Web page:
In general, the compiler expects the source files and outputs the class files according to the package structure.
If you don't give any
-classpath if no sourcepath is given) options, the source files are searched relative to the current directory. If a source path is given, the source files are searched relative to this path (in addition to any file directly specified on the command line).
Similarly, if you don't specify any
-d options, the class files will be put into directories according to the package structure, relative to the current directory. If you give an
-d option, the class files will be put relative to the directory given by the option. Non-existing directories will be created here.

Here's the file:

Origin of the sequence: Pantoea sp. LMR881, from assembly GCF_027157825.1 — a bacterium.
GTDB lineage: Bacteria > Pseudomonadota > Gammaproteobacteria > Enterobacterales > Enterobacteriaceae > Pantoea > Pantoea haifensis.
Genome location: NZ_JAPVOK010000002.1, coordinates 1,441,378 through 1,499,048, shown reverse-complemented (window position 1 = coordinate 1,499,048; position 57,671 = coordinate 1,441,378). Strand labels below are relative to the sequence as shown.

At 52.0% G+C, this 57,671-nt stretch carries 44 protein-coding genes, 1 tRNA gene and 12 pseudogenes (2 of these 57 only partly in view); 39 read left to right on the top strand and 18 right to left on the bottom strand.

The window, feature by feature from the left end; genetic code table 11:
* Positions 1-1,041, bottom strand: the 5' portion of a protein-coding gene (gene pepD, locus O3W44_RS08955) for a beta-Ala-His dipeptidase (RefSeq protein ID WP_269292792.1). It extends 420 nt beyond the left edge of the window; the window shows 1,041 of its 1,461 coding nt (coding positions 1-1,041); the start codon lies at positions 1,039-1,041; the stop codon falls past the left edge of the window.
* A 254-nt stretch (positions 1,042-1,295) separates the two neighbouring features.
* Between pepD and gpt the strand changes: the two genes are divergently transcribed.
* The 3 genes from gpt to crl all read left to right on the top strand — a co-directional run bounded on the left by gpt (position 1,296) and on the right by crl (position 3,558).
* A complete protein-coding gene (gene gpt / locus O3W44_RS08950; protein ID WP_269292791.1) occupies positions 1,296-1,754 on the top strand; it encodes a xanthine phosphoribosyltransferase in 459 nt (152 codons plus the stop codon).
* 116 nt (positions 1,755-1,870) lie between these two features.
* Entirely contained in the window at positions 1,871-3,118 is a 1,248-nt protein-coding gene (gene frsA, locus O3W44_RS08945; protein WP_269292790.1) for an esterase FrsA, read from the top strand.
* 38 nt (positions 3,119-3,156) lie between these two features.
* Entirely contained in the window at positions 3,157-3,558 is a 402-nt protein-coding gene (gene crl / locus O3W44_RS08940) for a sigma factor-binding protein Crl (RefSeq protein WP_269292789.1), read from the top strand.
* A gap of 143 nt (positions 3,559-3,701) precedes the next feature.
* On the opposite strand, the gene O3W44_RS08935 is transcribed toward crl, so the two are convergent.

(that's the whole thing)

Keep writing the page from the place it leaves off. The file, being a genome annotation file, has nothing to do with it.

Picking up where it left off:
Thus, if you want to create the output in the same directory tree as your source files are, the usual way to go would be to change into the root of this tree (
C:\ in your case), and from there call javac:
javac -classpath ... -sourcepath . APPC_LU62\Runtime\*.java
(or list only the java files you actually want to compile). Alternatively, you could add the
-d C:\ and
-sourcepath C:\ options, and then call the command from whereever you want:
javac -classpath ... -sourcepath C:\ -d C:\ C:\APPC_LU62\Runtime\*.java
The same is valid later for executing the classes with the
java command: This also expects the classes in directories according to the package structure, with the root being a directory or jar file mentioned in the class path. Thus you will have to add
C:\ to the
-classpath for your
(By the way, I would not use the root of some drive as the root of the package hierarchy - better move everything one directory down.)